Emerging research suggests that, contrary to what students may think, material that’s easy to understand is not always easy to learn—and working harder can help them hold on to what they’ve learned.
It’s a typical school scenario: A student strolls into class on test day, telling classmates he crammed the night before and certain he will ace the exam, only to be confounded by how little he actually remembers from hours of studying.
The cause of that pitfall is something cognitive researchers call the “stability bias,” which means that people rely too much on current memory to predict how well they will learn and remember something in the future. In other words, people think they will remember material better if it is initially easy to understand.
“When people make these judgments about how well they know something, they tend to think about how easy it is to process the information presented to them,” said Nate Kornell, the lead researcher on a study of stability bias scheduled to be published in an upcoming issue of Psychological Science and an assistant psychology professor at Williams College in Williamstown, Mass.
“Usually, that’s a good judgment; if it comes to mind quickly, that does tend to mean you know it well,” he added.
But that’s not always the case. A growing body of cognitive research, including Mr. Kornell’s study and a series of experiments presented at the American Educational Research Association conference earlier this month, suggests challenging material and study strategies—called “desirable difficulties”—help students remember material better and longer. Trying to take the route that feels easier can lead students to develop study habits that interfere with learning.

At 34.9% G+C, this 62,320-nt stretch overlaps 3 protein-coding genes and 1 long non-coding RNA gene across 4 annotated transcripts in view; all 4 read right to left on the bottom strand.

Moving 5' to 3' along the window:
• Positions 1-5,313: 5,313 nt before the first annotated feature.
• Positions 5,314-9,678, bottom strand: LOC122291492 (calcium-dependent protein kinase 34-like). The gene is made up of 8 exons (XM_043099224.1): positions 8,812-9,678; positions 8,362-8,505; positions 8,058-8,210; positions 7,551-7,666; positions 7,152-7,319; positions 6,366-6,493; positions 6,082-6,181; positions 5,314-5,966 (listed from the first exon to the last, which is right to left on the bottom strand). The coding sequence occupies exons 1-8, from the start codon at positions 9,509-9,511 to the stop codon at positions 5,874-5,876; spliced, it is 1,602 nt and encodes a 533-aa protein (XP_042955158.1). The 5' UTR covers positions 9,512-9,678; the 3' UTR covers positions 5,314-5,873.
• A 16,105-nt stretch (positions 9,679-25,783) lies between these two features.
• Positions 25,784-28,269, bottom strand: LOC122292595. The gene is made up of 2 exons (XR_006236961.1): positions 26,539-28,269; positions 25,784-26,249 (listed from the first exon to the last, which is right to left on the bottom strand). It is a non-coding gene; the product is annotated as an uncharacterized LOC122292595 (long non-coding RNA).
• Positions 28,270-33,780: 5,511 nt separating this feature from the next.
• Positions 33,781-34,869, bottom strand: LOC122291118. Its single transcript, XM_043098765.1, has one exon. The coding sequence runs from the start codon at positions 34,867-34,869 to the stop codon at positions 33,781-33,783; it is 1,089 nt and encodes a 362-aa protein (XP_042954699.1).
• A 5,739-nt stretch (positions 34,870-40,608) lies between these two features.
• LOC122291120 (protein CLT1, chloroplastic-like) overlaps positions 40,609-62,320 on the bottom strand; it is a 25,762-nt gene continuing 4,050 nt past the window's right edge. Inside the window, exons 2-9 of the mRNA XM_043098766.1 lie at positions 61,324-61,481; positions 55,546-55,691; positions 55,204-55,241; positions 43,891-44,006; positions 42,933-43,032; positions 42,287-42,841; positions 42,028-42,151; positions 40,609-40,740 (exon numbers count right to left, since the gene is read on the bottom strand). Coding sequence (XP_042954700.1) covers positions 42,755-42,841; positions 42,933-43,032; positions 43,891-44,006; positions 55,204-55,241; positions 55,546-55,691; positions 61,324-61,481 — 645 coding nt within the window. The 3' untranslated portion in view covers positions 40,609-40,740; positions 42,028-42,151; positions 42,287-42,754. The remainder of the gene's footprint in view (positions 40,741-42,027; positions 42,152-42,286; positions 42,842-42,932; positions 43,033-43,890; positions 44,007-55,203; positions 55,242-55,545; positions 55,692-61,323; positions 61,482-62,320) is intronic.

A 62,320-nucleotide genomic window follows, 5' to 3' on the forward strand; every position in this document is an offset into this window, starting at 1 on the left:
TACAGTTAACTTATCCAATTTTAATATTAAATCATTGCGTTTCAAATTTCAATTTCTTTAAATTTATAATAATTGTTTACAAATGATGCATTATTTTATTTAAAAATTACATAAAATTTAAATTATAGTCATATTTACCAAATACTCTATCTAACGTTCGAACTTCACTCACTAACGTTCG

The findings suggest that it may not be enough to teach students study strategies. Students also must think about why and how they learn while studying, researchers say.
In a series of experiments, students were asked to study lists of words and predict how many they could recall later on. Researchers found that students tend to overestimate how easy it is to learn material that seems easy to understand, such as text written in a large type font, and underestimate the value of study strategies that can appear more difﬁcult, such as studying material four times vs. just once.
SOURCE: “The Ease of Processing Heuristic and Stability Bias,” Nate Cornell, et al
“It is counterintuitive for teachers in many instances, but I would rely on the findings rather than intuition to guide practice,” said Grover J. “Russ” Whitehurst, the director of the Brown Center on Education at the Washington-based Brookings Institution and the former director of the federal Institute of Education Sciences. “These findings deal with a pedgogical issue that’s ... missing in the curriculum materials given to teachers, and that’s a tremendous insight.”